The Wind in the Willows

The Wind in the Willows

Hardback Collector's Library

By (author) Kenneth Grahame, Illustrated by Arthur Rackham, Afterword by David Stuart Davies

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  • Publisher: Collector's Library
  • Format: Hardback | 264 pages
  • Dimensions: 96mm x 148mm x 16mm | 159g
  • Publication date: 1 March 2012
  • Publication City/Country: Cirencester
  • ISBN 10: 1904919510
  • ISBN 13: 9781904919513
  • Edition: New edition
  • Edition statement: New edition
  • Illustrations note: illustrations
  • Sales rank: 25,601

Product description

When Mole goes boating with the Water Rat instead of spring-cleaning, he discovers a new world. As well as the river and the Wild Wood, there is Toad's craze for fast travel: which leads him and his friends on a whirl of trains, barges, gipsy caravans and motor cars, and into a lot of trouble.

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Author information

President Theodore Roosevelt wrote "I have read it and reread it, and have come to accept the characters as old friends."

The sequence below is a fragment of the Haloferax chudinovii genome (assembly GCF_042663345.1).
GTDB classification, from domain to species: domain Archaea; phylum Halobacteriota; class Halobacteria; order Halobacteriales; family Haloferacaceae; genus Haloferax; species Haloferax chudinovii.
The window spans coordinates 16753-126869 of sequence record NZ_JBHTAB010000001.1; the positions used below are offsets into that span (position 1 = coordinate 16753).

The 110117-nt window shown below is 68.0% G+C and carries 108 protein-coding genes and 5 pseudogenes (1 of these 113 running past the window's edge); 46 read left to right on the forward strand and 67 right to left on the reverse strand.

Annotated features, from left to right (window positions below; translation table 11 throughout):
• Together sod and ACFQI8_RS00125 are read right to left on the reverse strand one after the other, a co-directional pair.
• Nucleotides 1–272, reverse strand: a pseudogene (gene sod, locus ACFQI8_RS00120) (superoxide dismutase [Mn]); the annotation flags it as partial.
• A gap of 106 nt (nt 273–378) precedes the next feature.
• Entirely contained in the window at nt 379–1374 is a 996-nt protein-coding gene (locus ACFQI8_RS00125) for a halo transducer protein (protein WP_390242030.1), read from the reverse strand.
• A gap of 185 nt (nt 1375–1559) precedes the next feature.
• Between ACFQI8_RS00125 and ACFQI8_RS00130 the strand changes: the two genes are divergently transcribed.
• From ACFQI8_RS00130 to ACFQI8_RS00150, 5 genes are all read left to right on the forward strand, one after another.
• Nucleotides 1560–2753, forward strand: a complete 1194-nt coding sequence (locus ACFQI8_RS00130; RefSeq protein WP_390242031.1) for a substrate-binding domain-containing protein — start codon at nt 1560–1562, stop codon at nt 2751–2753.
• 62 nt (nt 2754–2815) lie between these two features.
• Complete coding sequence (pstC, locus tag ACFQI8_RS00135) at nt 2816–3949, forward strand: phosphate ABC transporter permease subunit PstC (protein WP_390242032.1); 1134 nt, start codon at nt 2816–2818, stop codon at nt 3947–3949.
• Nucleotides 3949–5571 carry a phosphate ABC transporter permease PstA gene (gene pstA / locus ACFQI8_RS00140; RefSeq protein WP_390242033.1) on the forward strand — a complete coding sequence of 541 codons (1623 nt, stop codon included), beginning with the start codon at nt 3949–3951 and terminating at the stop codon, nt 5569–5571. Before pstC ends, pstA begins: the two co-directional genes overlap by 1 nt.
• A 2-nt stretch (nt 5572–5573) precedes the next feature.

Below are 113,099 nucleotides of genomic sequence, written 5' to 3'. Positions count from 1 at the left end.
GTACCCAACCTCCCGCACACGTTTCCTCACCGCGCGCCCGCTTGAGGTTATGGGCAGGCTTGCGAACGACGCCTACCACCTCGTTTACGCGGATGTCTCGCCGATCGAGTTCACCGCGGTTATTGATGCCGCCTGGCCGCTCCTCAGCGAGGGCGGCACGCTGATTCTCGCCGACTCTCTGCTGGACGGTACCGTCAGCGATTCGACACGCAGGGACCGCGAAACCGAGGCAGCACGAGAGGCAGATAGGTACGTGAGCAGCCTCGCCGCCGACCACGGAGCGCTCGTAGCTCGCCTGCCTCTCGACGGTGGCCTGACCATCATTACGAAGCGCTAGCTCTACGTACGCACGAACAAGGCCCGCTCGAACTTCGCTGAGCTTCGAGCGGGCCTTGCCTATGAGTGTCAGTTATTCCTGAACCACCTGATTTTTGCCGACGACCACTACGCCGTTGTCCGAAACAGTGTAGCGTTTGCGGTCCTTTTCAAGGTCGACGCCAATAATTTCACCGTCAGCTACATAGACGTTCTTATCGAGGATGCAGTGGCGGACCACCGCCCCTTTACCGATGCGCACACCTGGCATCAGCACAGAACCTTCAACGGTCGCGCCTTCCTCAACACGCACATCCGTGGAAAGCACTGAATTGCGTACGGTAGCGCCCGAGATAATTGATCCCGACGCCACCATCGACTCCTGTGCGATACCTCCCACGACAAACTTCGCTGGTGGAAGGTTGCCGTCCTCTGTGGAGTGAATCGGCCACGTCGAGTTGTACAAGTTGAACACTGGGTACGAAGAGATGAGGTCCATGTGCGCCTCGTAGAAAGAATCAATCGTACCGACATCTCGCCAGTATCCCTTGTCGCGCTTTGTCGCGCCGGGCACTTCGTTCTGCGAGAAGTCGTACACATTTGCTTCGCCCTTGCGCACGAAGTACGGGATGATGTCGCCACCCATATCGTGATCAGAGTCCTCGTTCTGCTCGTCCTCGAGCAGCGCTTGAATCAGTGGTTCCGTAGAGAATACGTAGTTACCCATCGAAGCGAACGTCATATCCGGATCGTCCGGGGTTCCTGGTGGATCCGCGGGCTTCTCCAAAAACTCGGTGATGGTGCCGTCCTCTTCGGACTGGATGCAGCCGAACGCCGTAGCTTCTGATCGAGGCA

Editorial reviews

Does The Wind in the Willows need an annotated edition? Suggesting that Grahame's prose, "encrusted with the patina of age and affect," has become an obstacle to full appreciation of the work, Lerer offers the text with running disquisitions in the margins on now-archaic words and phrases, Edwardian social mores and a rich array of literary references from Aesop to Gilbert and Sullivan. Occasionally he goes over the top - making, for instance, frequent references alongside Toad's supposed mental breakdown to passages from Kraft-Ebing's writings on clinical insanity - and, as in his controversial Children's Literature, a Reader's History from Aesop to Harry Potter (2008), displays a narcissistic streak: "This new edition brings The Wind in the Willows...into the ambit of contemporary scholarship and criticism on children's literature..." Still, the commentary will make enlightening reading for parents or other adults who think that there's nothing in the story for them - and a closing essay on (among other topics) the links between Ernest Shepard's art for this and for Winnie the Pooh makes an intriguing lagniappe. (selective resource list) (Literary analysis. Adult/professional) (Kirkus Reviews)